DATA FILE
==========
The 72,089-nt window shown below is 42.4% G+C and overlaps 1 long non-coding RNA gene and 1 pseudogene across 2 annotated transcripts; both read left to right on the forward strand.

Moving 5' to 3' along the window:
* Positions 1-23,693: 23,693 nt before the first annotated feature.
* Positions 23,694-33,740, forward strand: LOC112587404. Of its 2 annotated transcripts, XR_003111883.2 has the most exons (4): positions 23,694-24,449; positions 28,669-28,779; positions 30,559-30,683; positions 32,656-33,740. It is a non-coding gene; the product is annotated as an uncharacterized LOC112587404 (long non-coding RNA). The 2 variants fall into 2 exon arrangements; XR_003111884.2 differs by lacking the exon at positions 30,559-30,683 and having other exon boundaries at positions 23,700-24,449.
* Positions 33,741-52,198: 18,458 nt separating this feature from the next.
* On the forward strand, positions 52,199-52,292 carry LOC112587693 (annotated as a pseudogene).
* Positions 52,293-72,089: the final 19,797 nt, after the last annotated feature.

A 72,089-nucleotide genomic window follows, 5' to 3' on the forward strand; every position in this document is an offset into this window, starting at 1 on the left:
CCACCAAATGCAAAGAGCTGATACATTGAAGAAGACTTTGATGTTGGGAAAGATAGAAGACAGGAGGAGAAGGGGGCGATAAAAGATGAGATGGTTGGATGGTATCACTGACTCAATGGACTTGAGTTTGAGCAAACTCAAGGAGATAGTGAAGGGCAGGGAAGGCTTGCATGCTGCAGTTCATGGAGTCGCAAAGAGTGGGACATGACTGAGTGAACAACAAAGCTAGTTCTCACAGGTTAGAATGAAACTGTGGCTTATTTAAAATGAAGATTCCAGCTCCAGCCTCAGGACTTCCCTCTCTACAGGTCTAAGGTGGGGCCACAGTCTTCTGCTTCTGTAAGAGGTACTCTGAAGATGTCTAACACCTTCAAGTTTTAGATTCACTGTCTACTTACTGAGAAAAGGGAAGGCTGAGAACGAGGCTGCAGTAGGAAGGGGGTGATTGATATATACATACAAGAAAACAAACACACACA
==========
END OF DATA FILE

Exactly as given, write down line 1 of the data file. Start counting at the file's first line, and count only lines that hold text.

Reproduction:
The 72,089-nt window shown below is 42.4% G+C and overlaps 1 long non-coding RNA gene and 1 pseudogene across 2 annotated transcripts; both read left to right on the forward strand.